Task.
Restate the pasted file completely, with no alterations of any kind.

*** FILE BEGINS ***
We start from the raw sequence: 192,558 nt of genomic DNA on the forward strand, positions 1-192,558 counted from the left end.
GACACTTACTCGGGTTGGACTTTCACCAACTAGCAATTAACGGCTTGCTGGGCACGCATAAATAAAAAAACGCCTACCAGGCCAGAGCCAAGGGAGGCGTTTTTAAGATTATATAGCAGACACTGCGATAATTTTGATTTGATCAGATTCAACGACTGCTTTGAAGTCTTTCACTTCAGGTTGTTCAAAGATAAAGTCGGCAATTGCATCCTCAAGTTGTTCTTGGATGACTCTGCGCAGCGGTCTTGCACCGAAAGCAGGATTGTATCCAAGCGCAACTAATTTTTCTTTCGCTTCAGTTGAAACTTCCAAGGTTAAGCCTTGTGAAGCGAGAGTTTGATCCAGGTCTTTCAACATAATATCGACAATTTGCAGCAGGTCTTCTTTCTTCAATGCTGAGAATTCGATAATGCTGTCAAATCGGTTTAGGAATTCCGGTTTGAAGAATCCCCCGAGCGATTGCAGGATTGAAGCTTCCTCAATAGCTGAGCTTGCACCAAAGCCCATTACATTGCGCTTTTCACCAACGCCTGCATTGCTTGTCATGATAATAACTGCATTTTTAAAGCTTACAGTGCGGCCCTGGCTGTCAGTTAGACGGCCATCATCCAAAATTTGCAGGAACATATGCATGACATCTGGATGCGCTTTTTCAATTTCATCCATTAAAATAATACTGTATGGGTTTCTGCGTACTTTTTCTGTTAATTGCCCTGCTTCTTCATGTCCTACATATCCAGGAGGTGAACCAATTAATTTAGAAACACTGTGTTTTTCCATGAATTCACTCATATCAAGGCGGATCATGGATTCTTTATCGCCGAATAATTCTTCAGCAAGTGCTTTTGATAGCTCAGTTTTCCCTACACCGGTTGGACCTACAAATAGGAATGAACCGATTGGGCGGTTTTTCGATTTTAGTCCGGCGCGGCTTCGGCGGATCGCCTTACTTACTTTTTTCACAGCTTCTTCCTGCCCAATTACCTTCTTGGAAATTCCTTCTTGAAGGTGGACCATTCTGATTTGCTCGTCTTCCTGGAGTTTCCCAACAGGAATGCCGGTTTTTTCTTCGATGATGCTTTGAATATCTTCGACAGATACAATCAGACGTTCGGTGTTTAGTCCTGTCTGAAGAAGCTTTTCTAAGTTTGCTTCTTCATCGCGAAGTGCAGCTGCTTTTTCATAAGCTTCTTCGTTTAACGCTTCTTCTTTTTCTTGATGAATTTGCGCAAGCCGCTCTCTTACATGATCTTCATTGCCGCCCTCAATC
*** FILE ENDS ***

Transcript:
We start from the raw sequence: 192,558 nt of genomic DNA on the forward strand, positions 1-192,558 counted from the left end.
GACACTTACTCGGGTTGGACTTTCACCAACTAGCAATTAACGGCTTGCTGGGCACGCATAAATAAAAAAACGCCTACCAGGCCAGAGCCAAGGGAGGCGTTTTTAAGATTATATAGCAGACACTGCGATAATTTTGATTTGATCAGATTCAACGACTGCTTTGAAGTCTTTCACTTCAGGTTGTTCAAAGATAAAGTCGGCAATTGCATCCTCAAGTTGTTCTTGGATGACTCTGCGCAGCGGTCTTGCACCGAAAGCAGGATTGTATCCAAGCGCAACTAATTTTTCTTTCGCTTCAGTTGAAACTTCCAAGGTTAAGCCTTGTGAAGCGAGAGTTTGATCCAGGTCTTTCAACATAATATCGACAATTTGCAGCAGGTCTTCTTTCTTCAATGCTGAGAATTCGATAATGCTGTCAAATCGGTTTAGGAATTCCGGTTTGAAGAATCCCCCGAGCGATTGCAGGATTGAAGCTTCCTCAATAGCTGAGCTTGCACCAAAGCCCATTACATTGCGCTTTTCACCAACGCCTGCATTGCTTGTCATGATAATAACTGCATTTTTAAAGCTTACAGTGCGGCCCTGGCTGTCAGTTAGACGGCCATCATCCAAAATTTGCAGGAACATATGCATGACATCTGGATGCGCTTTTTCAATTTCATCCATTAAAATAATACTGTATGGGTTTCTGCGTACTTTTTCTGTTAATTGCCCTGCTTCTTCATGTCCTACATATCCAGGAGGTGAACCAATTAATTTAGAAACACTGTGTTTTTCCATGAATTCACTCATATCAAGGCGGATCATGGATTCTTTATCGCCGAATAATTCTTCAGCAAGTGCTTTTGATAGCTCAGTTTTCCCTACACCGGTTGGACCTACAAATAGGAATGAACCGATTGGGCGGTTTTTCGATTTTAGTCCGGCGCGGCTTCGGCGGATCGCCTTACTTACTTTTTTCACAGCTTCTTCCTGCCCAATTACCTTCTTGGAAATTCCTTCTTGAAGGTGGACCATTCTGATTTGCTCGTCTTCCTGGAGTTTCCCAACAGGAATGCCGGTTTTTTCTTCGATGATGCTTTGAATATCTTCGACAGATACAATCAGACGTTCGGTGTTTAGTCCTGTCTGAAGAAGCTTTTCTAAGTTTGCTTCTTCATCGCGAAGTGCAGCTGCTTTTTCATAAGCTTCTTCGTTTAACGCTTCTTCTTTTTCTTGATGAATTTGCGCAAGCCGCTCTCTTACATGATCTTCATTGCCGCCCTCAATC